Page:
Tuesday, October 15, 2019


The Mad Doctor
Today on The MonsterGrrls’ Thir13een For Halloween, we are discussing Thriller. No, not the Michael Jackson album (although we know you drag it out around this time of year for Halloween parties), but instead, the greatest horror anthology show you never saw. Created for NBC Television by Hubbell Robinson and hosted by Boris Karloff, Thriller debuted in 1960 and ran for two seasons during a peak period for anthology shows.

Thriller title card
Beginning initially as a crime and suspense series in the mold of Alfred Hitchcock Presents, Thriller hit its stride in horror with its sixth episode, “The Purple Room,” featuring Rip Torn as the inheritor of a house and property with a condition: he must spend the night there and live in the house for a year, or his cousins (Richard Anderson and Patricia Barry) will inherit the property. And of course, the house has a little problem with ghosts...

The success of “The Purple Room” made the producers realize that audiences had more taste for gothic and supernatural horror than run-of-the-mill crime stories, and Thriller soon filled its plate with spook tales. Many of these were based on works by authors who were giants in the genre, including Edgar Allan Poe, Cornell Woolrich, Robert Bloch (who contributed a number of teleplays), Robert E. Howard (the episode “Pigeons From Hell” became the first televised adaptation of Howard’s story), August Derleth, and Twilight Zone alumni Richard Matheson and Charles Beaumont. Its distinguished roster of “major players” included Leslie Nielsen, William Shatner (who starred to great effect in "The Hungry Glass" and "The Grim Reaper"), Mary Tyler Moore, Henry Daniell (a woefully underrated actor in the vein of Price and Karloff himself), Richard Chamberlain, Elisha Cook, Russell Johnson and Natalie Schafer (both of who would later be marooned on Gilligan’s Island), Marlo Thomas, Robert Vaughn, Marion Ross (who went on to Happy Days), George Kennedy, Cloris Leachman, Dick York and Elizabeth Montgomery (who went on to star in Bewitched), Tom Poston (Newhart) and Richard Carlson.

Filmed in black and white,
Thriller made the most of that medium: Alfred Hitchcock had already proved, both with the movie Psycho and his own series, that black-and-white film emphasized the gloomy settings, shadowy dread and horror of these stories better than color ever could. Thriller quickly became a must-see program during the 1960’s.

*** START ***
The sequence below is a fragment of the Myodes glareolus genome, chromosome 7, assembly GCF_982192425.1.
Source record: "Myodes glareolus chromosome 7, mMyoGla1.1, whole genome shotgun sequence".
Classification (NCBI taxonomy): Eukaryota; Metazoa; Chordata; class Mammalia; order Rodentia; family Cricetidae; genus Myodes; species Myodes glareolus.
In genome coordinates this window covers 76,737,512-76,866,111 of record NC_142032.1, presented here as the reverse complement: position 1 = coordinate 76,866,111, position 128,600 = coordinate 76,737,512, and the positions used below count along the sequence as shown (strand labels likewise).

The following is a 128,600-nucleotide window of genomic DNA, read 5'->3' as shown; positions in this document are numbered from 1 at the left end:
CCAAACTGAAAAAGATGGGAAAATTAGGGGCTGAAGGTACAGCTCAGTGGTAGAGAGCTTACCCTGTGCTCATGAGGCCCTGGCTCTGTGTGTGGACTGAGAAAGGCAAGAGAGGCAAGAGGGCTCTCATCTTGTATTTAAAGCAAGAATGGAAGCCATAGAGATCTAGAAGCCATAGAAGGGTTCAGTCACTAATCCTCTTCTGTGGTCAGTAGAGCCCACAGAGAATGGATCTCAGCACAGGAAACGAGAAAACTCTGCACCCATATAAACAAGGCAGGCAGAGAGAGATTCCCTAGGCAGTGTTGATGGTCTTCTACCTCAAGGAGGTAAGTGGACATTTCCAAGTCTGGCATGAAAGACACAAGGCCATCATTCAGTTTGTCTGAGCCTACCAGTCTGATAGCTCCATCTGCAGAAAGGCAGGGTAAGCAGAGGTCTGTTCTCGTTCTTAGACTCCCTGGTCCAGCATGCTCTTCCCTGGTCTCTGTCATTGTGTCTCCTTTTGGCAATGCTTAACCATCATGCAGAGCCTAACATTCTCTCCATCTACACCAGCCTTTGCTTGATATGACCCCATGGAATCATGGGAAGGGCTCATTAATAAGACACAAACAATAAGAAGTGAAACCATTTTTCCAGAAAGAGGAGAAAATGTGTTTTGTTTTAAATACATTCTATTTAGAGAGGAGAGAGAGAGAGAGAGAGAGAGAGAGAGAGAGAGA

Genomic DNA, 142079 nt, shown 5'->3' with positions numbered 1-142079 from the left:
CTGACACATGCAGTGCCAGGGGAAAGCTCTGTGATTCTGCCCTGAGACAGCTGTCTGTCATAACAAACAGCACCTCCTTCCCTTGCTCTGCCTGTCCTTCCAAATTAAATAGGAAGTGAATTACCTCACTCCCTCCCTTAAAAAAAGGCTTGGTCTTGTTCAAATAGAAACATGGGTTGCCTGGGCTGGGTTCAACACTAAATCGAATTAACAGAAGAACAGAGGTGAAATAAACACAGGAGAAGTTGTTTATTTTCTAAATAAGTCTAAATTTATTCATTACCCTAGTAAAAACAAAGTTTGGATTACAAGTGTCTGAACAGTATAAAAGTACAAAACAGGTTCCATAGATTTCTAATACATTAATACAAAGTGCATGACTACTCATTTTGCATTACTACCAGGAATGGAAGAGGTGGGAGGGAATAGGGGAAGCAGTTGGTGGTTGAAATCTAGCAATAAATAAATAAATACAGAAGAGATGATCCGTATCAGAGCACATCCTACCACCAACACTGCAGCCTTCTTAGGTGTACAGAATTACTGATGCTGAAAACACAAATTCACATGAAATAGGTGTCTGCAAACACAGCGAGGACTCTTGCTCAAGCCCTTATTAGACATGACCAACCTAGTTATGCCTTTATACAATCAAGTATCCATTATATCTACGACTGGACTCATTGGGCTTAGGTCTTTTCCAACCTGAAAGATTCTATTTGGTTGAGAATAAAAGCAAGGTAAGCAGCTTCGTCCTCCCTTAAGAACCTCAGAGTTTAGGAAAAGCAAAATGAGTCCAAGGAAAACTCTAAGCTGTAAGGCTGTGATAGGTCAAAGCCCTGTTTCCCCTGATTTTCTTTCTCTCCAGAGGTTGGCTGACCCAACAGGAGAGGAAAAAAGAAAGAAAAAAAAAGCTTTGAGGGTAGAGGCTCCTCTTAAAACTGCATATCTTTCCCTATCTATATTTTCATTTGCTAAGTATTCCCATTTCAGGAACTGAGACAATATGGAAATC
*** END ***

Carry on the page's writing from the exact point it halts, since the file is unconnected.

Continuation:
Our distinguished host
Karloff, who enjoyed his status as a horror star and had no problems moving into a small-screen medium, was the perfect host for Thriller. With his rich, sonorous voice and deadpan delivery, Karloff inserted himself into the beginning of each episode, introducing its title and “major players” and then would intone, “As sure as my name is Boris Karloff, this is a thriller!” Karloff also acted in five episodes of the series, perhaps his most morbid appearance being the title character in “The Incredible Doktor Markesan,” an August Derleth story about a mad doctor who has turned most of his rivals into zombies. Karloff also displayed a talent for black humor, and frequently appeared to enjoy his introductions, drawing the viewer into each episode. Though Thriller had made itself on horror stories, it still mixed some non-supernatural mystery tales into its oeuvre, and even created some humorous episodes such as “Masquerade” (based on a Robert Bloch tale, a honeymooning couple (Tom Poston and Elizabeth Montgomery) is temporarily detained at a “hotel” run by a group of deranged characters (among them John Carradine (!)) who may or may not be vampires).

The comic
Gold Key Comics published a comic-book version of Thriller, which went on to last until the very end of 1979; after Thriller itself went off the air, the series title was changed to Boris Karloff Tales Of Mystery. Some of these comics were republished in an archive series by Dark Horse Comics, beginning in 2009.

Though ratings for Thriller were still strong after the second season, complaints were raised about the violence and morbid tone of the series, and the producers battled constantly to keep the dark tone they were striving for. Thriller’s final death blow came when Alfred Hitchcock, who had just signed a deal with NBC to have a one-hour version of Alfred Hitchcock Presents, demanded that Thriller be canceled so there would be no confusion (or competition) with his show. NBC bowed to the clout of Hitchcock, and Thriller was cancelled after 2 seasons and 67 episodes.

However, no less a horror luminary than Stephen King declared Thriller to be “the best horror series ever put on TV” in his 1981 cultural overview of the genre, Danse Macabre. Thriller was never forgotten by those who had seen it, and its cult following eventually paved the way for a 14-disc DVD release of the entire series in 2010, containing all 67 uncut episodes with new commentary tracks and separate music tracks. Cable channel MeTV also added the show to its broadcast lineup, and episodes can also be found on YouTube. Most likely, Thriller will continue to be discovered and rediscovered by new and old horror fans in perpetuity.

Be sure to return soon for the next installment of The MonsterGrrls’ Thir13en For Halloween. Next time around, you may just get goosebumps…

MAD DOCTOR’S NOTE: For an extra Halloween treat, click the links throughout the post to see the episodes we mentioned on YouTube.